Japanese and Taiwanese stock markets hit record highs as Asia-Pacific rally

Japanese and Taiwanese stock markets hit record highs as Asia-Pacific rally

Japanese and Taiwanese stock markets hit record highs as Asia-Pacific rally

Asia-Pacific markets were mostly positive on Thursday, with major Japanese and Taiwanese indices hitting record highs.

The Topix rose 0.85%, surpassing its all-time high of 2,886.50 reached in December 1989. The Nikkei 225 index rose 0.8%, surpassing its all-time high of 40,888.43 reached in March this year.

Shares of SoftBank Group hit another all-time high, extending their winning streak to seven days, with a 2.5% gain.

Japanese companies have seen their biggest wage increases in three decades this year, according to Japan’s largest labor union. A survey conducted by labor group Rengo since March shows that monthly pay for union-supported workers will rise an average of 5.1 percent in the fiscal year ending in March 2025. Large companies with 300 or more unionized employees have raised wages by 5.19 percent, while smaller companies have increased wages by 4.45 percent.

Higher wage growth will help the country achieve a “virtuous circle” of rising prices and wages, allowing the Bank of Japan to raise interest rates and normalize its monetary policy.

The Taiwan Weighted Index hit a new high, surpassing the previous record of 23,406.1 set on June 20. The index was boosted by chip stocks, with Hon Hai Precision Industry, known internationally as Foxconn, gaining more than 5%, while heavyweight Taiwan Semiconductor Manufacturing Company rose 2.66%.

Investors also weighed other data from the region, such as Hong Kong business activity and Australian trade data released on Thursday. S&P Global reported that Hong Kong’s composite purchasing managers’ index fell to 48.2 in June, down from 49.2 the previous month. This marked the second straight month that private sector output fell, with June’s pace of contraction the fastest in more than two years.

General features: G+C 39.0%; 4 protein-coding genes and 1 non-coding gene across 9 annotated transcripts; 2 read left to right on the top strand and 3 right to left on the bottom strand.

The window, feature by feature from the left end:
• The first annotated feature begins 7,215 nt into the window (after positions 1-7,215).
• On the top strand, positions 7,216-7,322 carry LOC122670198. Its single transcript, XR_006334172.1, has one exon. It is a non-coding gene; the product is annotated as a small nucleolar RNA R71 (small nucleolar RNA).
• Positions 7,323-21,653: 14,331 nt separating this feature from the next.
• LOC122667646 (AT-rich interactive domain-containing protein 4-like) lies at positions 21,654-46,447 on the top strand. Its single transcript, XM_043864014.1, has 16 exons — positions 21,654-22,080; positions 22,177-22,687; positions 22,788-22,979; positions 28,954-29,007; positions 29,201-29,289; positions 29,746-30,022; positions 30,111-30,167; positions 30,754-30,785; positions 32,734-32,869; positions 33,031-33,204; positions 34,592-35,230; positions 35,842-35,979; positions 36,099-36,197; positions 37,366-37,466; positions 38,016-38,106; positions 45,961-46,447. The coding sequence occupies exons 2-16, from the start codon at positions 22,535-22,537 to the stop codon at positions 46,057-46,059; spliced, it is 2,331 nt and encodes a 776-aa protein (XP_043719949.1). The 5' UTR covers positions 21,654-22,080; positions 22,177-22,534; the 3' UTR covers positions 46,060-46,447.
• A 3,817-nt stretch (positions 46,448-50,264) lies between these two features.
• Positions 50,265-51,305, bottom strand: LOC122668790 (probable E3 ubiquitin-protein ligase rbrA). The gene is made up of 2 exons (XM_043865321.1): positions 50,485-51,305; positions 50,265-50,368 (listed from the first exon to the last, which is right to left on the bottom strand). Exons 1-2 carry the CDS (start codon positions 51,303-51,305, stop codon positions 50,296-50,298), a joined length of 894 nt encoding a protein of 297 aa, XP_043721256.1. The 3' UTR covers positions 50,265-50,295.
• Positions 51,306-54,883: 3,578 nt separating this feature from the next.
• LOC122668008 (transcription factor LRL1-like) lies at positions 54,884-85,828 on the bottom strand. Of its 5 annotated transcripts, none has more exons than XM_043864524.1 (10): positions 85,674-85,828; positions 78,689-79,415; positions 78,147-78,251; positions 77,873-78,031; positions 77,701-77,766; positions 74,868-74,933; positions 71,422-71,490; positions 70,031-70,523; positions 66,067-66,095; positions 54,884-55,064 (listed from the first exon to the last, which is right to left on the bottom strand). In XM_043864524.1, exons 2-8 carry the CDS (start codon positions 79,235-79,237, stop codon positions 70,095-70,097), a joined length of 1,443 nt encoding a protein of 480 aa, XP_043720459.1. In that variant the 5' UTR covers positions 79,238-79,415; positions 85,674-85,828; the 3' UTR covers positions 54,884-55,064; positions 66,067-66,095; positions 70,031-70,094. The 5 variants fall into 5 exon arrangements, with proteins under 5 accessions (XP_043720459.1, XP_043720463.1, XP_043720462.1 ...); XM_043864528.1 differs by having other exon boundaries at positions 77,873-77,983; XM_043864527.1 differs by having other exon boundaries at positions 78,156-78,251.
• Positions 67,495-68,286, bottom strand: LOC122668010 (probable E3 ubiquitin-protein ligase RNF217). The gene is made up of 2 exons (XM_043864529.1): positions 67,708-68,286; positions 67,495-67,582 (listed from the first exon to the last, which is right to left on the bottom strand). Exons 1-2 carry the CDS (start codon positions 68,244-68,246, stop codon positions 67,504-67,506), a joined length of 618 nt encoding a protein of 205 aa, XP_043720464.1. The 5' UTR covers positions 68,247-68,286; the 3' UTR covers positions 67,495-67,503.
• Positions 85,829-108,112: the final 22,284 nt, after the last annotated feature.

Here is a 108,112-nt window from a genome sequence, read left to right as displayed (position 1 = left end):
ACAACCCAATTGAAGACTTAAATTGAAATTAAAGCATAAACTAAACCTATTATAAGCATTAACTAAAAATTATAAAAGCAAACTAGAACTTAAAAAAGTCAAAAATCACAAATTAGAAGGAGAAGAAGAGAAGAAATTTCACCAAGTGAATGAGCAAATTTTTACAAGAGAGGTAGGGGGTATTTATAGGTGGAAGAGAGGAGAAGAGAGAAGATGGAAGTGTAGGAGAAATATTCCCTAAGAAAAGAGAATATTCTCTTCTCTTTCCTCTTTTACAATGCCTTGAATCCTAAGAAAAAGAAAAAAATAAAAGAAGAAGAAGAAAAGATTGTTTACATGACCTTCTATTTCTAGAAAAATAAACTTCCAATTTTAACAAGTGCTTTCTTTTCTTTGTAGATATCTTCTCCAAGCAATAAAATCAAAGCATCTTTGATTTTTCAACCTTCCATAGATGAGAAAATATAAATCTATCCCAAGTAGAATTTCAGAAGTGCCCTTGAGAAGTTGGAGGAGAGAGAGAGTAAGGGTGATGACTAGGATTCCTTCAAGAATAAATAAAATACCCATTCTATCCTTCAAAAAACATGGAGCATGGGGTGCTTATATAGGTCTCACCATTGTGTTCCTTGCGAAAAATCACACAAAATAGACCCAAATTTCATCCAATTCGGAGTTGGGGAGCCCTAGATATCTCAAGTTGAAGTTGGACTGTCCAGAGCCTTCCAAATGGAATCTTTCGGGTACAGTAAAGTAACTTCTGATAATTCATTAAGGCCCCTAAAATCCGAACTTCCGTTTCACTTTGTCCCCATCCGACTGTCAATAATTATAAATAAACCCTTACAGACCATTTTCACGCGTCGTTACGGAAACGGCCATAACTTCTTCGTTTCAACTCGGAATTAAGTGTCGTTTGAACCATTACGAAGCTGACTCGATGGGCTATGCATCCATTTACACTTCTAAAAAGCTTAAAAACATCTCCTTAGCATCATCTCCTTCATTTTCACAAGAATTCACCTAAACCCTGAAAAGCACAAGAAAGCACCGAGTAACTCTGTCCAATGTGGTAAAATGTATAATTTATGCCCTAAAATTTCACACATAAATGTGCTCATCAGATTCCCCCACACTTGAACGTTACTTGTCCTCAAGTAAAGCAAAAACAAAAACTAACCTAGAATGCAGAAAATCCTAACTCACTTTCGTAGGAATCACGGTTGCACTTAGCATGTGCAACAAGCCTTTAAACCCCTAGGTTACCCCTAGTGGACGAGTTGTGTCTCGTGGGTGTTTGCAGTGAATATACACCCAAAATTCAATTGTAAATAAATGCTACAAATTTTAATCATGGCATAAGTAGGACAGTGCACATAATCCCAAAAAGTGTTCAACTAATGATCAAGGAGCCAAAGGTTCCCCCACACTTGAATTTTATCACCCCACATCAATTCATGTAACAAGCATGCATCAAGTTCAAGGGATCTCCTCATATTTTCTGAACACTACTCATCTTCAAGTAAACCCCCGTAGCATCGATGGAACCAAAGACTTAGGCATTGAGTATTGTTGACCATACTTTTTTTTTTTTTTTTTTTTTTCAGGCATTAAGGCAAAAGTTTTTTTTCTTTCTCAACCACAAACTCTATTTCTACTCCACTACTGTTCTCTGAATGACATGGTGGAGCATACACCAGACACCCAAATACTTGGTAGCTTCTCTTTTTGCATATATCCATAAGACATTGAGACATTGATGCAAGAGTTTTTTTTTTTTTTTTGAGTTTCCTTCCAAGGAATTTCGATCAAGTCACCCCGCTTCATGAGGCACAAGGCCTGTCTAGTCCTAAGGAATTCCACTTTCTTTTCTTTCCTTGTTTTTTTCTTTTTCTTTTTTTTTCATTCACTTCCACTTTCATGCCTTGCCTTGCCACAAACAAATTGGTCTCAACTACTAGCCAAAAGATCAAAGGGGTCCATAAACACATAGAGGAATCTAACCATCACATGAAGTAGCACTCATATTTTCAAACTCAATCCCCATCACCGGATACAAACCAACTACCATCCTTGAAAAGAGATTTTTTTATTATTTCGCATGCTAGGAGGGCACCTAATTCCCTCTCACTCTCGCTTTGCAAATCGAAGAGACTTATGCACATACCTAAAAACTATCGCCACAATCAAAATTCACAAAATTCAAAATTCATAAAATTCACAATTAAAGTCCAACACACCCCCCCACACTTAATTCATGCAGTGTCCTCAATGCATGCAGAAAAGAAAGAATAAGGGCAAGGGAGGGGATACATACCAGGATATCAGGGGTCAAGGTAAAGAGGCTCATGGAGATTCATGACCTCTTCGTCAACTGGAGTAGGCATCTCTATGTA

Hong Kong’s Hang Seng Index rose 0.23%. The CSI 300 Index in mainland China was unchanged. The onshore Chinese yuan weakened to its lowest level against the U.S. dollar in about nine months, falling to 7.2735 against the greenback.

Hong Kong-listed Chinese electric vehicle companies surged, led by Nio and Xpeng, which rose 6.15% and 4.49%, respectively.

Meanwhile, Australia’s trade surplus narrowed to A$5.77 billion ($3.88 billion) in May, from A$6.03 billion a month earlier, a steeper narrowing than economists polled by Reuters had expected. Exports rose 2.8 percent from a month earlier, led by minerals and ores, while imports rose 3.9 percent over the same period, boosted by fuels and lubricants.

The Australian S&P/ASX 200 index rose 1.05%. In South Korea, the Kospi rose 0.6%, while the Kosdaq rose 0.45%.

Overnight in the United States, the S&P 500 added 0.51% to close at a record high of 5,537.02. The Nasdaq Composite rose 0.88% to also close at a record high of 18,188.30, as tech giants like Tesla and Nvidia rallied. The Dow Jones Industrial Average lost 0.06% to close at 39,308, weighed down by a decline in UnitedHealth.